Q - Dear Dave,

In our previous home we had hardwood floors in our great room (that included the kitchen) and really loved them. The home we live in now has carpeting in the main living area. We at first thought to do hardwoods again; however, this home is on a crawl space (the other was on a concrete slab), and I have noticed when I am walking around in my stockings that even with carpeting under foot, the floors seem very cold. Should I perhaps consider just upgrading the carpeting rather than doing hardwood floors?

Wouldn't the carpeting provide better insulation than hardwoods?


A - Thanks for the e-mail....
Ehhhhhh, your issue is not with the flooring but with your crawlspace.
Your cool air is leaking up through the sub-floor and into your house.  
Lemme get a little Georgia Tech with you...
Basically, as the warm air moves up into your attic and out other air is forced to replace it with air from lower floors, In your situation it is replaced from the unconditioned air in your crawlspace.  The crawlspace air is replaced with outside air.  This whole process is called the 'stack effect' and it goes on in every house ever built.
Certain things slow down the stack effect, keeping the conditioned air in your house longer, the major of those things being good insulation in the attic, and to a slightly lesser degree, in the crawlspace.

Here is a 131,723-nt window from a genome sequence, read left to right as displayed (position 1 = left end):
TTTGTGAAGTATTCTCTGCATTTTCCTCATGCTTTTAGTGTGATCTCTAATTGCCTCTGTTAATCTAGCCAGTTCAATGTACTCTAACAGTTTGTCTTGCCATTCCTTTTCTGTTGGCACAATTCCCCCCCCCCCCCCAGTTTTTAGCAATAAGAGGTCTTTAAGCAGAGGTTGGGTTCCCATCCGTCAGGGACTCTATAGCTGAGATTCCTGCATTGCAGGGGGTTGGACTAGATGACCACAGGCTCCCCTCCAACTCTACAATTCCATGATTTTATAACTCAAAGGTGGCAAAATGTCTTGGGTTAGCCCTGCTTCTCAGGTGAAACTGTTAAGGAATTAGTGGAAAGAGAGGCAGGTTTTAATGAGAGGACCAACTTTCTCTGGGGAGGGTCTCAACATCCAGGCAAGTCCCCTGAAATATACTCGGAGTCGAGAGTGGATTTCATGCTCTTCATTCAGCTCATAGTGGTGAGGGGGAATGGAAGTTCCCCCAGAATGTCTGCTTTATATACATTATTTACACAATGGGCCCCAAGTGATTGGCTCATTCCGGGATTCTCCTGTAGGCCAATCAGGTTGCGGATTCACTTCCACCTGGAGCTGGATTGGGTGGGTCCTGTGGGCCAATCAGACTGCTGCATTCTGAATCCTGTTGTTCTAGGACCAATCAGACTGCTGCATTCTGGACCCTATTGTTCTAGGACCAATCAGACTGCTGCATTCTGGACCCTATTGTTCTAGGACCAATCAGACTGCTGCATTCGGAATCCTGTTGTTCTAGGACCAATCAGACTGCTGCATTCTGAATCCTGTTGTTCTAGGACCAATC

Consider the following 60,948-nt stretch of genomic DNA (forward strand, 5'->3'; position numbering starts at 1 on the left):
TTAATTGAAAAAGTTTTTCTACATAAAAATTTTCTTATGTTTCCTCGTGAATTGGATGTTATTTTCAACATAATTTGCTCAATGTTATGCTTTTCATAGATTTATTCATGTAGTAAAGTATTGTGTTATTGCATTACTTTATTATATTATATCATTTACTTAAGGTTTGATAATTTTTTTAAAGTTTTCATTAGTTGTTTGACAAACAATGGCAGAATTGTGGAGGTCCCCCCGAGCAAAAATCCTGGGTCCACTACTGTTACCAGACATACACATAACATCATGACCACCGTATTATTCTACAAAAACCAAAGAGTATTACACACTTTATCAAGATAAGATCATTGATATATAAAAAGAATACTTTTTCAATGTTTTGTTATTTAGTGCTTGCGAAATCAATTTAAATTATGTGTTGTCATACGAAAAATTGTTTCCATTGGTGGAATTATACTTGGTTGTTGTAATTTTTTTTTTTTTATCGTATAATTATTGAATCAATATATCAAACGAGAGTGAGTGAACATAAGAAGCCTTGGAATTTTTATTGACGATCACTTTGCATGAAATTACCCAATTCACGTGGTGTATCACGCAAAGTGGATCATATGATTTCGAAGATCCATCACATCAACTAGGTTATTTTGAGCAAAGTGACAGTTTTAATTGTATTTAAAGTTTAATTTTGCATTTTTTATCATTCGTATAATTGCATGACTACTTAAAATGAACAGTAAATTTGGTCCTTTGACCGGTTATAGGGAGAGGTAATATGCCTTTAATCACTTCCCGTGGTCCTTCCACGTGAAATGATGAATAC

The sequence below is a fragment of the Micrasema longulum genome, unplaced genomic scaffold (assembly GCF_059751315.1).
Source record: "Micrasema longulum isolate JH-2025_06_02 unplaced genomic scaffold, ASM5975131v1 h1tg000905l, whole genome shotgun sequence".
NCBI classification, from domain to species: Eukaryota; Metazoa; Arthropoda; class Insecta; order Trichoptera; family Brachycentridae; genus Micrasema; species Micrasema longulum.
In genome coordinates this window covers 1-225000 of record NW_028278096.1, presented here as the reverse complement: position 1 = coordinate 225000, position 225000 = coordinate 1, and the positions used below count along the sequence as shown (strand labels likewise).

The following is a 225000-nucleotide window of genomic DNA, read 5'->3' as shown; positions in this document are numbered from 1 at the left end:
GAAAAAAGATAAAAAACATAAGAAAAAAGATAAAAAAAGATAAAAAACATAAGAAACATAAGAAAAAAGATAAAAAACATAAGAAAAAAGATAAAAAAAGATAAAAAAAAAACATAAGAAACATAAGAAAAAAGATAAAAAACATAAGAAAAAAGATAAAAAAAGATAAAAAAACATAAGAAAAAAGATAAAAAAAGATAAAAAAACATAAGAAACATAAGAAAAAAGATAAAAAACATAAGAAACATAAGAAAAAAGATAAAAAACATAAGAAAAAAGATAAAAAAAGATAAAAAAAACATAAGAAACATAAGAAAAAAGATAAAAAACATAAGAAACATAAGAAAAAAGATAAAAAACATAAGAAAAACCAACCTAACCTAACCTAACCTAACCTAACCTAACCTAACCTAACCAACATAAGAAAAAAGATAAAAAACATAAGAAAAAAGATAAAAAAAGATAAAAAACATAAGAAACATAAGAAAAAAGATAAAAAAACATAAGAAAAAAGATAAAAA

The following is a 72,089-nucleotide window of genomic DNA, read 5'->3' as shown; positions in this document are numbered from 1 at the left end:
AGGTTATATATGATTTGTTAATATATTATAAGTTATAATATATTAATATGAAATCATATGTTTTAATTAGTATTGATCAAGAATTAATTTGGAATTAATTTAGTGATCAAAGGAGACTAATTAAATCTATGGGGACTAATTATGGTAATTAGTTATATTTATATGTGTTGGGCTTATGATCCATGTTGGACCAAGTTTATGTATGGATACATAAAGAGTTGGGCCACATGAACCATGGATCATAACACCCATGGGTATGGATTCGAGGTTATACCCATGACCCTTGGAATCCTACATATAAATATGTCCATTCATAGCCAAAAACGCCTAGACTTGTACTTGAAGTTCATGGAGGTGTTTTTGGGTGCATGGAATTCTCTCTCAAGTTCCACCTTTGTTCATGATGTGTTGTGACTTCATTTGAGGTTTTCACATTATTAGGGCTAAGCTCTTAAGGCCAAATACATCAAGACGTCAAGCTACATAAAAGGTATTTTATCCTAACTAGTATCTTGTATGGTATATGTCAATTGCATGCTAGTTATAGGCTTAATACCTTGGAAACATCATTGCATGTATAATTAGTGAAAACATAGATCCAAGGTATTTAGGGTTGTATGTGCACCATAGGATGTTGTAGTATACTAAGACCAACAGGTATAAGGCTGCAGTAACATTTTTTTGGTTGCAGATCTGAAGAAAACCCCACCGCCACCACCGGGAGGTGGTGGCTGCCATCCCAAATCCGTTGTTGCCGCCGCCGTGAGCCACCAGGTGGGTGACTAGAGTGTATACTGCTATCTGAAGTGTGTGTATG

The reason you didn't experience it before is because as air was moving up into your attic the outside air was moving into a conditioned airspace above the floor.  Now it is entering through your floor from a non-conditioned, very humid airspace (crawlspace).

So. the absolute best you can do is to have your crawlspace encapsulated.  (That is what it is professionally called).  A quality company (you can find many listed on this sight under Crawlspace Encapsulation) goes into your crawlspace, puts down a thick plastic base, insulates the walls and under your floors and adds a dehumidifier.  This makes your crawlspace warmer (in the winter), keeps the nasty moisture out of your crawlspace (that air would end up in your house due to the stack effect) and makes your home more energy efficient and mucho healthier.

The least thing you can/should do yourself is to spread 6 mil plastic on the floor of your crawlspace (covering the entire floor) and putting R13 batt insulation in the joists in the ceiling of your crawlspace (which is under the flooring in your house).  If you use paper faced insulation make sure the paper is placed with the paper side facing the conditioned side - so paper side up.
All these supplies are available at your local big box store.
I would try that first - minimal cost and labor from you, doesn't take long to do, and it will help your house.
Then note whether your floors feel warmer and if the humidity in your house goes down, especially in the summer.
That is what you must do to take the chill away.
If you do that, but want a warmer floor and less humidity, then move on to a professional encapsulation.  Well worth the money...
After that -  the carpet and pad R value is roughly a 3 while oak with sub-floor will be approx a 2, so yes carpet will be a little better, but not much.
So give that a whirl and report back.